James McBride won the National Book Award on Wednesday night for The Good Lord Bird, an irreverent, sharp-eyed novel narrated by an escaped slave. It was published by Riverhead Books, part of Penguin Random House. Taking the stage with a stunned expression, Mr. McBride, who was considered an underdog in speculation before the awards, said he had not bothered to write a speech.
Mr. McBride wrote the book amid personal tragedies, he said, naming the deaths of his mother and his niece, and the unraveling of his marriage. “It was always nice to have somebody whose world I could just fall into and follow him around,” he said.
The awards, in their 64th year, were presented at a black-tie dinner at Cipriani Wall Street. More than 700 guests attended, an increase over recent years, the organizers said. To be eligible for a 2013 National Book Award, authors had to be American citizens and to have written books that were published in the United States between Dec. 1, 2012, and Nov. 30, 2013.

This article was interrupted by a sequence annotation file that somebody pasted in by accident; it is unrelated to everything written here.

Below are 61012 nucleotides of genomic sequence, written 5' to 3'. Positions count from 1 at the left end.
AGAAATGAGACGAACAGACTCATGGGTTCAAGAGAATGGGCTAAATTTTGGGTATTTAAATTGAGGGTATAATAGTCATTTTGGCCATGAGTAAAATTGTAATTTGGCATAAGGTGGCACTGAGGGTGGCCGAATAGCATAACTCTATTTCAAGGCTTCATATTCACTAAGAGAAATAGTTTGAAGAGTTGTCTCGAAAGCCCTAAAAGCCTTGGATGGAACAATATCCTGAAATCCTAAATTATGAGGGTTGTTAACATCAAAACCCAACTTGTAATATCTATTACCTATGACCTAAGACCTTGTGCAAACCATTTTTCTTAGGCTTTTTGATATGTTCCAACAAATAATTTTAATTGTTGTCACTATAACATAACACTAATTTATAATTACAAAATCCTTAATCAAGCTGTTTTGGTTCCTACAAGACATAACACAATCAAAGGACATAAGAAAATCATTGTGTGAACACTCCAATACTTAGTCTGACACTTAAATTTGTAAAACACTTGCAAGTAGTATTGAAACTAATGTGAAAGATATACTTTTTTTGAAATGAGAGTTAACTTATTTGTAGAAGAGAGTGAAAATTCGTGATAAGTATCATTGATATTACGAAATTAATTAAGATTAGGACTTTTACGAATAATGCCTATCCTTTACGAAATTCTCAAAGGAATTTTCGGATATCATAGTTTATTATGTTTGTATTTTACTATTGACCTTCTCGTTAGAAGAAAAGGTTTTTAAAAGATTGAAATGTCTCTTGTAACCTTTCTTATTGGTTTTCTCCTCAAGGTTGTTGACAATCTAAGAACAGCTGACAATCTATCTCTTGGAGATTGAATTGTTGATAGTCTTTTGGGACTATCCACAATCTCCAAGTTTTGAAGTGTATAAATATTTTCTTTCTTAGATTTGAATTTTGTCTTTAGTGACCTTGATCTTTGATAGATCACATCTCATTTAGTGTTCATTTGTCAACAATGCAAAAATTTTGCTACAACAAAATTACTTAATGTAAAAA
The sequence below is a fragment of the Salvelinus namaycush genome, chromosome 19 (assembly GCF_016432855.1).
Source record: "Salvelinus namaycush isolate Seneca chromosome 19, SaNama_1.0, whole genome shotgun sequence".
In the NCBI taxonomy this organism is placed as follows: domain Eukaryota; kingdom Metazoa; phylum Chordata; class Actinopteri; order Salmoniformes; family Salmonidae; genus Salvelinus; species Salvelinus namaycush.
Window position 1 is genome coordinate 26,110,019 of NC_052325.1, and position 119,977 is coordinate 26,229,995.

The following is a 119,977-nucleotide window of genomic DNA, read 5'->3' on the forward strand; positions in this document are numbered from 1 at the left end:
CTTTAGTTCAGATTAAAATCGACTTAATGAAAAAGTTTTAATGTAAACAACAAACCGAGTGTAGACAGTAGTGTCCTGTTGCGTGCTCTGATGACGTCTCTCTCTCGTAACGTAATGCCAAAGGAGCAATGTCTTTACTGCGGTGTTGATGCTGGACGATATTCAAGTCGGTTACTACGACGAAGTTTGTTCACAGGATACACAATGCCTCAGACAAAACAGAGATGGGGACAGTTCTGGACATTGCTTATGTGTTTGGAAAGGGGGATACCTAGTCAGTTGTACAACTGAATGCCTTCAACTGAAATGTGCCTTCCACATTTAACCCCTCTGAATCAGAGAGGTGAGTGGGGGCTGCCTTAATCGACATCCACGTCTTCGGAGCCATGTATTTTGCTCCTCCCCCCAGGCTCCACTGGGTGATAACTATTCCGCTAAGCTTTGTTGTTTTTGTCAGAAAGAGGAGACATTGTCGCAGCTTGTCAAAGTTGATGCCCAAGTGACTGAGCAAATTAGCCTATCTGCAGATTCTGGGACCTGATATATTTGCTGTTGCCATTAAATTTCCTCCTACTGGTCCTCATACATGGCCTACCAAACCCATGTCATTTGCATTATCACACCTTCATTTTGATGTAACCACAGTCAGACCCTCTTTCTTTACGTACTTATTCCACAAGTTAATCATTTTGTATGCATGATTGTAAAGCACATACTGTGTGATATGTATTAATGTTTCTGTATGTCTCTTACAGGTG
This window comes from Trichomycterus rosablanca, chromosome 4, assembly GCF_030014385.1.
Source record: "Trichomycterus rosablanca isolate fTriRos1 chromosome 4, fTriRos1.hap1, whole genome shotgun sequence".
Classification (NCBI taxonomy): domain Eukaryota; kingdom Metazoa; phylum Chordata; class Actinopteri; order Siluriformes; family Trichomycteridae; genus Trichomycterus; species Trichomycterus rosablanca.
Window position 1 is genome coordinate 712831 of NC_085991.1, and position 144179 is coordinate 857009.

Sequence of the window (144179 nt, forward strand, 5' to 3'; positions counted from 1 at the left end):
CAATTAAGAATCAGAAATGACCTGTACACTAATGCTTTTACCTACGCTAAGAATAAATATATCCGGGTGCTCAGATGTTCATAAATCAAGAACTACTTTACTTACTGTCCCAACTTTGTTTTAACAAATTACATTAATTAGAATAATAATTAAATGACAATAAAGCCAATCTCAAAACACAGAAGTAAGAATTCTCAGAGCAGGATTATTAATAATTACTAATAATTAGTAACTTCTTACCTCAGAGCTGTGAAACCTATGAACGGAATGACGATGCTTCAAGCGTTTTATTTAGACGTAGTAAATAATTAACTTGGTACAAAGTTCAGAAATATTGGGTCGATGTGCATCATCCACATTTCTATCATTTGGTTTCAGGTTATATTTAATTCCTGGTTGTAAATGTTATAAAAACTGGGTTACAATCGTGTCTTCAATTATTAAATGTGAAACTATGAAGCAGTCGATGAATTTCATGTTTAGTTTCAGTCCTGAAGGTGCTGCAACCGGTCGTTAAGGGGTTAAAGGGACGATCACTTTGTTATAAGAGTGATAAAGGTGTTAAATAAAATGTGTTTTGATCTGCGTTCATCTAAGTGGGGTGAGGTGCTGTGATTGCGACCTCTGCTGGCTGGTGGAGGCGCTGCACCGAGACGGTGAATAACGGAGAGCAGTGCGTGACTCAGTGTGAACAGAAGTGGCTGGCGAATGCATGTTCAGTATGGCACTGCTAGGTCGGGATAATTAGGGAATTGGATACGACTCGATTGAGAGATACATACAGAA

In keeping with tradition, the judges met on the day of the ceremony, at a decadent lunch at the restaurant of their choosing, to select the winners. The winners received $10,000 and a bronze statue. Mika Brzezinski of MSNBC, the host of the ceremony, kept publishing jokes to a minimum, a departure from the usual maudlin digs about e-books and the supposed end of print. “Books still make the world interesting and exciting and wonderful,” Ms. Brzezinski said, opening her remarks. “Where would our world be without them?”